It has been demonstrated in numerous studies that HCC could exhibit the aberrantly activated Wnt/β-catenin pathway and that β-catenin is involved in the regulation of canonical markers of LCSCs [49, 50]. Our study also found that the expression of β-catenin and of the CSC markers NANOG and OCT-4 were upregulated in LCSCs compared with that in HCC. Furthermore, both the total and fractional expression levels of β-catenin were downregulated in HepG2 and Huh-7 CSCs treated with PPI or Sora. In addition, an immunofluorescence assay showed that PPI and Sora suppressed nuclear accumulation of β-catenin in LCSCs, while PPI did not facilitate the degradation process of β-catenin in the presence of MG132, indicating that PPI might regulate β-catenin levels through proteasomal degradation. The stimulation of the canonical Wnt pathway by specific ligands deactivates GSK-3β via specific phosphorylation at Ser9, thereby stabilizing β-catenin and leading to its translocation to the nucleus . Moreover, p-AKT was reported to be the upstream molecule that leads to the phosphorylation of GSK-3β at the Ser9 residue, resulting in the inactivation of GSK-3β and stabilization of the β-catenin protein . Both PPI and Sora were found to diminish the phosphorylation of GSK-3β (Ser9), suggesting that PPI is a negative factor for β-catenin stabilization, which might lead to proteasomal degradation of β-catenin. In addition, p-AKT was found to be significantly inhibited by PPI or Sora in LCSCs, suggesting that the inhibition of AKT activation is involved in the PPI-induced β-catenin degradation. For in-depth analysis of the mechanism of action of PPI on the AKT/GSK-3β pathway, the AKT inhibitor LY and the GSK-3β inhibitor LiCl were used to suppress the activity of AKT and GSK-3β, respectively. LY treatment decreased the expression of β-catenin, and PPI exacerbated this effect, whereas PPI administration counteracted the β-catenin-enhanced effect of LiCl. Overall, these results showed that PPI suppressed the LCSC stemness and likely promoted β-catenin degradation through the AKT/GSK-3β signaling pathway.
To confirm that β-catenin is an essential mediator of LCSC stemness, LCSCs with β-catenin silencing were constructed using lentivirus vector transfection. Our results demonstrated that β-catenin silencing could effectively inhibit the proliferation of LCSCs. Furthermore, the β-catenin siRNA not only led to a reduction in β-catenin expression but also abolished the stem cell-like properties of LCSCs. Meanwhile, no significant reduction was observed in the PPI combined with siRNA group compared with that in the PPI-alone or the siRNA-alone group, indicating that PPI might abolish the stem cell-like properties of HCC by modulating the stability of β-catenin. Co-IP combined with a ubiquitination experiment was used to gain a deeper insight into the underlying regulatory mechanism of β-catenin. The results demonstrated that PPI might activate the ubiquitination process of β-catenin in LCSCs.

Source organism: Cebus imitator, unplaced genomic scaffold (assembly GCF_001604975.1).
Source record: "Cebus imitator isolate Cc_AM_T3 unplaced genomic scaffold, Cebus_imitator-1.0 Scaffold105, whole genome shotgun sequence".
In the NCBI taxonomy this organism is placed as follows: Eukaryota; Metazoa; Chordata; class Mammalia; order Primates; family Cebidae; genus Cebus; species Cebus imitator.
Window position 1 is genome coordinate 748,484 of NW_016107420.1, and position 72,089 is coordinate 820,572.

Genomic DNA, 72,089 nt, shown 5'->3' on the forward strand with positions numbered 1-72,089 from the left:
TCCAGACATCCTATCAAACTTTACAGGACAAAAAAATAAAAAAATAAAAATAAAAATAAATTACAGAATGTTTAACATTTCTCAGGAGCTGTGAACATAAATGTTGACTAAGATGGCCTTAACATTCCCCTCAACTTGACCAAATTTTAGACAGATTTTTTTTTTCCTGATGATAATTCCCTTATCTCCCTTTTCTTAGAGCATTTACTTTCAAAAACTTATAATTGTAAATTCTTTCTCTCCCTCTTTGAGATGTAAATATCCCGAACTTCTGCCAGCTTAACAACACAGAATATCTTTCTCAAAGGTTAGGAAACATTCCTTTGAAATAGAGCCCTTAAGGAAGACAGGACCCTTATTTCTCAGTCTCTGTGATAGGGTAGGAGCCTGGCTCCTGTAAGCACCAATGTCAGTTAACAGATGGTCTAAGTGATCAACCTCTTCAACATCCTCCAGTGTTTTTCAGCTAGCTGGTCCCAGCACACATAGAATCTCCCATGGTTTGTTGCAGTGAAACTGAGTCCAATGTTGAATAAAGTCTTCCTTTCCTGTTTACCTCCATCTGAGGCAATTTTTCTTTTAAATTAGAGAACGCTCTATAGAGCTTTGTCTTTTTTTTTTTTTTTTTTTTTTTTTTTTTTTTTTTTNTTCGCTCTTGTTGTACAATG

In addition, we confirmed the results of in vitro experiments in in vivo experiments. As live imaging showed, PPI, with or without Sora, could suppress the tumor growth, and the combination of PPI and Sora exerted the strongest inhibitory effect. H&E and IHC experiments also revealed that both PPI and Sora could limit the expression of β-catenin, NANOG, and OCT-4. To summarize, these results indicated that PPI had an anticancer effect and reduced the stemness of LCSCs via proteasomal degradation of β-catenin through the AKT/GSK-3β pathway.
The results of this study showed that a natural compound, PPI, activated the proteasomal degradation of β-catenin, thereby restraining the growth of HCC cells and blocking the activation of LCSCs, both in vivo and in vitro. To the best of our knowledge, this is the first report suggesting that PPI limits tumor sphere formation by restraining stem cell-like characteristics. This study elucidated the anticancer effects of PPI in the treatment of HCC, highlighted the importance of β-catenin in maintaining the stemness of LCSCs, and provided evidence for the clinical application of PPI. There are also limitations such as that flow cytometry would be a more appropriate means for measuring LCSC markers in mice. Additional studies are needed to further explore the effects of PPI on LCSCs and HCC.
|LCSCs:||Liver cancer stem cells|
|CSCs:||Cancer stem cells|
|DMEM:||Dulbecco’s modified Eagle’s medium|
|FBS:||Fetal bovine serum|
|P/S:||Penicillin and streptomycin|
|BSA:||Bovine serum albumin|
|CCK-8:||Cell Counting Kit-8|
|qPCR:||Quantitative real-time polymerase chain reaction|
|H&E:||Hematoxylin and eosin.|
The data used to support the findings of this study are available from the corresponding author upon request.
Conflicts of Interest
We confirm that there are no known conflicts of interest associated with this publication.
Mianmian Liao and Haiyan Du contributed equally to this work.
This work was supported by the National Natural Science Foundation of China (Nos. 81974558 and 82074384); the Joint Fund of the Basic and Applied Basic Research Fund of Guangdong Province (No. 2021A1515110570); the Guangdong Major Project of Basic and Applied Basic Research (No. 2019B1515120034); the Sanming Project of Medicine in Shenzhen, Guangdong Province, China (No. SZSM201612074); and the Science and Technology Program of Shenzhen (No. JCYJ20190812164211151).